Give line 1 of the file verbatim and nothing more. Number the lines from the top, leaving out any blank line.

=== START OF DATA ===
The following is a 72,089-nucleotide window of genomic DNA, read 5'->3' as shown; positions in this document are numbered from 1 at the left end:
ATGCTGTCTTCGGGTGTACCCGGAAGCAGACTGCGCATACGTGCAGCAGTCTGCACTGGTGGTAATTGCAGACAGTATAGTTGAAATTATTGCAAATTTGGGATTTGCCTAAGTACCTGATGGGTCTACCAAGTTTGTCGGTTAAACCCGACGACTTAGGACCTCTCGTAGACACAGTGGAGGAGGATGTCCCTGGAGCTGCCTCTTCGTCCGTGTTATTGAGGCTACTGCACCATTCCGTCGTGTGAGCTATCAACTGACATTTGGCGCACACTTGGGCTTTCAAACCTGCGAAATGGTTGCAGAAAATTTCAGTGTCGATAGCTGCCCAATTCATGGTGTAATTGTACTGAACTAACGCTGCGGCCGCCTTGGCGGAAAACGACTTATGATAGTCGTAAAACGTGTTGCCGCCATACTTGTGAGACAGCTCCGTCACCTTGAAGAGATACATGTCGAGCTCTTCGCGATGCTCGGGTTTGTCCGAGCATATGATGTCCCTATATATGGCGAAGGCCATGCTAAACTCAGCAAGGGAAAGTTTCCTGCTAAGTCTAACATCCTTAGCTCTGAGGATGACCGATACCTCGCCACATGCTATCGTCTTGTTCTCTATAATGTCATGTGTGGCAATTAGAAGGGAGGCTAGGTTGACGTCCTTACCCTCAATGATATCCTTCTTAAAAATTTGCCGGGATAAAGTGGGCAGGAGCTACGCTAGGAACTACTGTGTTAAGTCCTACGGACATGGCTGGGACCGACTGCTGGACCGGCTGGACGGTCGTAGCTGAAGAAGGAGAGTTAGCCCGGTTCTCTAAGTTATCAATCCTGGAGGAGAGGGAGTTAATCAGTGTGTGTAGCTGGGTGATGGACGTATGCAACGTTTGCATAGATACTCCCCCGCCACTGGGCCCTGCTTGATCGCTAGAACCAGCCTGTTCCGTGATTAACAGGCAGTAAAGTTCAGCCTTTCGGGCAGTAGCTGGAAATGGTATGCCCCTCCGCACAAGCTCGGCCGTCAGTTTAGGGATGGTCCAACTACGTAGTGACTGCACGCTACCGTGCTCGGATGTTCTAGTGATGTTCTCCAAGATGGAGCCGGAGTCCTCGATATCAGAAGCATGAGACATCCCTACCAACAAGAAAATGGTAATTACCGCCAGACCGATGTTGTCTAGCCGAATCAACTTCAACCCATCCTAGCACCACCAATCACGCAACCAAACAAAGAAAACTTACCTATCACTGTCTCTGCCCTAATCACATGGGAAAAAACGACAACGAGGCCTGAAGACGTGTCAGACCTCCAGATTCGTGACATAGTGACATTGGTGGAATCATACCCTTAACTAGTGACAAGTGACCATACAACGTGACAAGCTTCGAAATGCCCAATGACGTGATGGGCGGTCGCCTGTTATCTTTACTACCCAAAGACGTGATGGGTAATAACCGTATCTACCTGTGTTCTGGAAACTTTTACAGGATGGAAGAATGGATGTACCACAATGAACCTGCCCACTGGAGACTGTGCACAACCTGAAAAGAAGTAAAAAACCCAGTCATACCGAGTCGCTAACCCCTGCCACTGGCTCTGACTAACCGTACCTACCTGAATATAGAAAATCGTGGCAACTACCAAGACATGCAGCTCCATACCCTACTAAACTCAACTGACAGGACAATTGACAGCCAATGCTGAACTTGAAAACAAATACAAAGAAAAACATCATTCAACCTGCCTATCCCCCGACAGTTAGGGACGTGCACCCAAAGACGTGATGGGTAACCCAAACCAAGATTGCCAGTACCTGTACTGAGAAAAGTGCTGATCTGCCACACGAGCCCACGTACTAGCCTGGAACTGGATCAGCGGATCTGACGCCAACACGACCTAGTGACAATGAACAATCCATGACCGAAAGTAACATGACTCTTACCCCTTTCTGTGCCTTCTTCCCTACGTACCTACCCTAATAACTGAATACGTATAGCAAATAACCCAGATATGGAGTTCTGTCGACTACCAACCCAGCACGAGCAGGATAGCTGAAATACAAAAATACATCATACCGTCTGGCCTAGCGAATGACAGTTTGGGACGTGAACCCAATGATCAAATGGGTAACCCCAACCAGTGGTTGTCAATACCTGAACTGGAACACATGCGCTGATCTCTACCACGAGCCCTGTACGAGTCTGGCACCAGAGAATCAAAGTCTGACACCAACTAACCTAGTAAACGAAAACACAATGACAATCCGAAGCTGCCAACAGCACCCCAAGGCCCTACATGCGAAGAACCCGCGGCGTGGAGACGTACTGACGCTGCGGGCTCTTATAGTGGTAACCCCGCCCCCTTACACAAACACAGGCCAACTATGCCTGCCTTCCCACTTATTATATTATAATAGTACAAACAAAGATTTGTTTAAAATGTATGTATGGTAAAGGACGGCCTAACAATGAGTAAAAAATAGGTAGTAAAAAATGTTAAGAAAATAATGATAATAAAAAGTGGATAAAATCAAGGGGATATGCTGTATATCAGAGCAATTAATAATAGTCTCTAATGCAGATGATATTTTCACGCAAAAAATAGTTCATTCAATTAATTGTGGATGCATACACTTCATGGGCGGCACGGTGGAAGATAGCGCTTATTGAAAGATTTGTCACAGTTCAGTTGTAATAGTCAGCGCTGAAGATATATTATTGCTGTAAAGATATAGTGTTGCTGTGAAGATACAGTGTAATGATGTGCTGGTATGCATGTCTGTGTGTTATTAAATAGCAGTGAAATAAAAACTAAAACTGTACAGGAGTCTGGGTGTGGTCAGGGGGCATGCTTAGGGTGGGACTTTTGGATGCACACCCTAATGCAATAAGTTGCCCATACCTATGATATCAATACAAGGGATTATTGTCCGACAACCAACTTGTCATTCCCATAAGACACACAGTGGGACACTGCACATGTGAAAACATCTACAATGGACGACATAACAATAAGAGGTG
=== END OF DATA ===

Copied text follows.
The following is a 72,089-nucleotide window of genomic DNA, read 5'->3' as shown; positions in this document are numbered from 1 at the left end: